Richard Sherman and "Thug" as the New "N" Word

January 27, 2014 | Revolution Newspaper |


Editor's note: In the following correspondence, a reader responds to attacks on Seattle Seahawks defensive back Richard Sherman after the National Football Conference championship game. On the last play of the game, Sherman knocked down a pass intended for San Francisco 49ers receiver Michael Crabtree. After the game, Sherman approached Crabtree, patted him on the butt, extended his hand to shake hands and said, "Hell of a game. Hell of a game." In video of the exchange, Crabtree appears to respond by swatting at Sherman's head. Later, in a TV interview immediately after the game, Sherman made comments—cited by the reader—which have became the focus of furious attacks on him.


From a reader:

For those who follow football the controversy surrounding Richard Sherman and comments he made at the end of the NFL championship game, Sunday, January 19, which decided which team, Seattle or San Francisco, would advance to the Super Bowl—icon of all football games—has brought to light another damning truth in our capitalist society: it is acceptable to use the word "thug" to really say the "n" word.

Richard Sherman

Richard Sherman defending against Michael Crabtree in the Seattle-San Francisco NFL playoff game, January 19, 2014. Photo: AP

On the last play of the game, when San Francisco had a chance to defeat Seattle, Richard Sherman made a spectacular play to prevent San Francisco from making a game-winning touchdown. His job was to prevent Michael Crabtree, the San Francisco player, from catching the ball and scoring 6 points. Sherman stayed close to him and soared at the last second over and above the rising Crabtree to knock the ball into a position where Crabtree could not catch it, and another member of Sherman's team did. Game over. It was truly a beautiful thing to watch. Sherman is a very talented player and the best right now at what he does. Hey, I'm a San Francisco fan, and I have to tell you it was a hell of a play—a thing of beauty.

Moments later, the game totally over, the victory sealed, Sherman was interviewed live on Fox TV. "Take us through that game winning play" he was asked. His response was to yell at the top of his voice (never mind that over 60,000 people in attendance were yelling at the top of their voices as the game was being played in Seattle). Sherman said, "I'm the best corner in the game! When you try me with a sorry receiver like Crabtree, that's the result you're going to get. Don't you ever talk about me.…" The day after the interview, Sherman told ESPN, "I apologize for attacking an individual and taking the attention away from the fantastic game by my teammates… That was not my intent."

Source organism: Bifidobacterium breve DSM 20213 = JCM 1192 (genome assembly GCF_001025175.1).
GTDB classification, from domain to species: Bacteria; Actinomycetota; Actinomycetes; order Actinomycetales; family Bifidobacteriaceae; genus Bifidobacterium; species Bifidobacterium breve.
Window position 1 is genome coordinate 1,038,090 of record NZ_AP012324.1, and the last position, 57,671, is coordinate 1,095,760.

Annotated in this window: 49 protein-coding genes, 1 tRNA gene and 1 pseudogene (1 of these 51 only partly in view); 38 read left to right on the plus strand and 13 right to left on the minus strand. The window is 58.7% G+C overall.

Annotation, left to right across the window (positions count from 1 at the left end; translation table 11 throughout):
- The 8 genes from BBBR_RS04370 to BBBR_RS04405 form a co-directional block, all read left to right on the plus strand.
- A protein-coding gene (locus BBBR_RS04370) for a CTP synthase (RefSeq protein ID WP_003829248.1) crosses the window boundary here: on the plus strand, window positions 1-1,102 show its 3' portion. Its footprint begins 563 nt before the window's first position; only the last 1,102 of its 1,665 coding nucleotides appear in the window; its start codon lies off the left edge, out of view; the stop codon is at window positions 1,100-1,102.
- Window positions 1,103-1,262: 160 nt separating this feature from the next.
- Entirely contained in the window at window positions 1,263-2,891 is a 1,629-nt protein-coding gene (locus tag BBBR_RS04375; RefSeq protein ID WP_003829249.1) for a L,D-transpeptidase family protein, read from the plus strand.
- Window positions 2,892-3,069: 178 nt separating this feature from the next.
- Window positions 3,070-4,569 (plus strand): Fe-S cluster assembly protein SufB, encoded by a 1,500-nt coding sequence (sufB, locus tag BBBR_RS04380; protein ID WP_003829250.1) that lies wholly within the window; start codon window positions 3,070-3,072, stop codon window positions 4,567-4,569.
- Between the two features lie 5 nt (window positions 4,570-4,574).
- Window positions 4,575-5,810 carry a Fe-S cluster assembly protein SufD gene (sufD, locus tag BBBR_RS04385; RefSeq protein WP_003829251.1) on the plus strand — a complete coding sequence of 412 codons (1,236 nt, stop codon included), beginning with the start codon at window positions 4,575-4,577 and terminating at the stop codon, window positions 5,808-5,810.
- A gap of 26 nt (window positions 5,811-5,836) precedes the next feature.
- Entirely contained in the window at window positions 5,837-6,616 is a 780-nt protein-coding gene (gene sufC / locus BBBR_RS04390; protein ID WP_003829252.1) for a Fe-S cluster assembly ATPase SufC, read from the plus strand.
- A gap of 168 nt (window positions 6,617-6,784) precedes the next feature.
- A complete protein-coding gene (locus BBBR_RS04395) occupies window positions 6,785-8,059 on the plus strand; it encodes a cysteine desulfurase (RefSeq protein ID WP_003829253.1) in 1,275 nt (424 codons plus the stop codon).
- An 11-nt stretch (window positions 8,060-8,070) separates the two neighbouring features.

In the audio to the NFL films of the game, Sherman can be heard saying to Crabtree immediately after the play, "Hell of a game, hell of a game." But the pundits would not become aware of this for several days.

So, almost immediately, pundits all across the country and especially on Twitter began calling Sherman a "thug." Right now the word "thug" has become associated with Sherman. And if you haven't figured out yet that Sherman is African American—you know now. Because he hollered, made a sharp statements dissing Crabtree, and did not kowtow to Erin Andrews, the Fox network correspondent asking him questions (and no doubt his dreadlocks didn't help). Sherman has been labeled a "thug" for his comments and actions.

Sherman is a graduate of Stanford University with a bachelor degree in communications. He grew up in Compton and accepted a full scholarship from Stanford. But he has been transformed into a thug in a matter of 5 seconds. Through this controversy, it has been made clear the word "thug" has now become an accepted way to say someone is the "n" word. So now Sherman is not called a great football player; he is called a "thug." This is ugly racism rearing its head. Instead of praising his ability to play football, he is actually being called out as a "n," a thug.

In fact throughout this controversy, he has remained articulate and kept his feet grounded. Here is some of what he had to say regarding him being called out as a thug:

"The reason it bothers me is because it seems to be the accepted way to call somebody the 'n' word now.

"I know some thugs and they know I am the furthest thing from a thug. I have fought that my whole life. Just coming from where I'm coming from—you hear Compton (California), or Watts—you hear cities like that and you think the word 'thug.' He's a gangster, he's this and that and the other. Then you hear at Stanford they really like him, Oh man—that doesn't even make sense.

"You fight so hard and then you have to come back and fight it all over again."

There you have it. Once again being Black and being vocal and proclaiming yourself without compromise make you a thug, a "n."

So much of the social relations in sports work its way into the superstructure. It is more than a game when an African American can once again be openly called the n word, even if it is disguised behind the word "thug." One website that monitors the media said that one day after the game, the word "thug" was used over 360 times in reference to Sherman.

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